While some blame the Affordable Care Act, or Obamacare, the physician shortage has been looming for two decades. Those who make political hay out of this problem state that increasing insured without increasing supply of physicians is the answer. Sadly they ignore the simple fact: people get sick whether they have insurance or not. People with insurance are more likely to see a physician earlier, thus treating diseases at a less costly stage. Obstetrics is the most common example: the ability to receive pre-natal care can mean the difference between a normal and a high risk delivery, as well as a child who is born healthy, or one that is born with defects requiring life-long care.
In Las Vegas, a metropolis of over 2 million people, it takes six months or longer to get a routine check up. Some physicians have resorted to concierge medicine, where they insure access to patients, and time with patients through a pre-paid system. Bottom line, it is getting harder and harder to see your family doctor, and one study showed that people going to Urgent Care Centers while costing more, are seen faster.
Some cite a study where 83% of physicians were considering retiring because of Obamacare. However that was a right wing group that polled itself, and not reflective of current situations. Most of the physicians in that group are near retirement age, and want to have “the old way,” back. It is sad when people use the medical profession to prove a point- but the bottom line is that the physician shortage will impact your health care in the future – and not in a good way.
No matter which side of the political aisle, from those who wish single payor system to those who want to expand the free-market system: no one has an answer for the declining number of physicians.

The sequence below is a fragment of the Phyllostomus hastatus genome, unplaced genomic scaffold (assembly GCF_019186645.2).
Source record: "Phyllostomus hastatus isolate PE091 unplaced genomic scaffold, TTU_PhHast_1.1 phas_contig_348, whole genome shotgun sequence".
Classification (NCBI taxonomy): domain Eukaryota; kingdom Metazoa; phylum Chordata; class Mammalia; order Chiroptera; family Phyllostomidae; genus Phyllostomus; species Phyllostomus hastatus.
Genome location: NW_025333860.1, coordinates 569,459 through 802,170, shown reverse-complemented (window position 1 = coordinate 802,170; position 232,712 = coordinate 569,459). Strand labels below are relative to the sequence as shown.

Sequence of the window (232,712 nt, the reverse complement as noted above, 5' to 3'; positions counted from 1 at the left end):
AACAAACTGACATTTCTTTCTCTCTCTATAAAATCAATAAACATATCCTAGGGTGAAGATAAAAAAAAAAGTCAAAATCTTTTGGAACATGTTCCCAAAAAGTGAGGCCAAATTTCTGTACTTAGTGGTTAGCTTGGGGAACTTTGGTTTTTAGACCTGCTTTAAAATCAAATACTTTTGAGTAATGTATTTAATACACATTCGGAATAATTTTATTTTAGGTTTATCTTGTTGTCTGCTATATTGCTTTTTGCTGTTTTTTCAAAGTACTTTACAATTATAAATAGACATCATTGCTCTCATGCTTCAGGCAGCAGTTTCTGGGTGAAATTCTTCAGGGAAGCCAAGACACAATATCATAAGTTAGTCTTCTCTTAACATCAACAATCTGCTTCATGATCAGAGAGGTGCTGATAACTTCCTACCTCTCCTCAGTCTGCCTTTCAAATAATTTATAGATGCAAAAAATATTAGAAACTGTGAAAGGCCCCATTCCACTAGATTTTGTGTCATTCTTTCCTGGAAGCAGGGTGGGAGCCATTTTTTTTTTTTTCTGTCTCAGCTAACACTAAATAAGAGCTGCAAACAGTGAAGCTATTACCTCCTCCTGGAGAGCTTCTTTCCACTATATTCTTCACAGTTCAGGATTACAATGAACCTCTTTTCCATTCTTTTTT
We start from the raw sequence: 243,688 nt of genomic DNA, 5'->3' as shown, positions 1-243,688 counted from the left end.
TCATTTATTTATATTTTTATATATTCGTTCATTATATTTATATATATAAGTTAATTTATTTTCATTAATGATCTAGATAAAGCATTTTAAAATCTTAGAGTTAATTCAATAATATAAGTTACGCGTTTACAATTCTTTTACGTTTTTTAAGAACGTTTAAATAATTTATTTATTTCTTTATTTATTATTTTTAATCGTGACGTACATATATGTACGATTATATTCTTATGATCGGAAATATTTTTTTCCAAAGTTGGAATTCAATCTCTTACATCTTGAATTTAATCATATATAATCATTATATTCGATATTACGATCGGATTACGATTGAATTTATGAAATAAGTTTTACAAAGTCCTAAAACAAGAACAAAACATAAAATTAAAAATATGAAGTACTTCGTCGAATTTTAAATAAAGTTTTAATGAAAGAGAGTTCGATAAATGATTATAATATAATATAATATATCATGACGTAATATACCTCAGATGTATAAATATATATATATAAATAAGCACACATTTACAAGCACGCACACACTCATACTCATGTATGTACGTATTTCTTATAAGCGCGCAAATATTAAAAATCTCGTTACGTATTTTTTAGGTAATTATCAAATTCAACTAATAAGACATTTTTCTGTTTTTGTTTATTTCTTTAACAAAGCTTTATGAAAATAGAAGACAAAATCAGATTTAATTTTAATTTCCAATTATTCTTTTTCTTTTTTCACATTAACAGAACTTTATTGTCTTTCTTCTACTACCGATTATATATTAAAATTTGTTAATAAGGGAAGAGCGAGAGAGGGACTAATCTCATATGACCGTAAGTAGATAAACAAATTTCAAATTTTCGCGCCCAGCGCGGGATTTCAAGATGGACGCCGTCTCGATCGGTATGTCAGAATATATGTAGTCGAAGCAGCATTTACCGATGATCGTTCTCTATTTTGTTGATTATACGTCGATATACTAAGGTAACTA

Currently the US ranks #17 in all health care measures, we are no longer number one in the industrialized world for medicine. This is a critical problem over two decades in the making. We need to solve this by encouraging more people to go to medical school. The number of applicants to medical school has been dropping for twenty years. Some of this stems from fewer people taking math and science classes – as our public education system has declined. But our health care needs increase, as our population ages, so do our healthcare needs.
Until then, some of the slack will be taken up by foreign medical school graduates. We have the resources to have the physician shortfall taken up by our own citizens, and that would be a better course.
Dr. Terry Simpson
Dr. Terry Simpson received his undergraduate and graduate degrees from the University of Chicago where he spent several years in the Kovler Viral Oncology laboratories doing genetic engineering. He found he liked people more than petri dishes, and received his MD. Dr. Simpson, then became a renowned weight loss surgeon, and a leading advocate of culinary medicine. The first surgeon to become certified in Culinary Medicine, he advocates teaching people to improve their health through their food. On the other side of the world, he has been a leading advocate of changing health care to make it more "relationship based," and his efforts awarded his team the Malcom Baldrige award for healthcare in 2011 for the NUKA system of care in Alaska. A frequent contributor to media outlets discussing health related topics and advances in medicine, he is also a proud dad, husband, author, cook, and surgeon “in that order.” For media inquiries, please visit www.terrysimpson.com.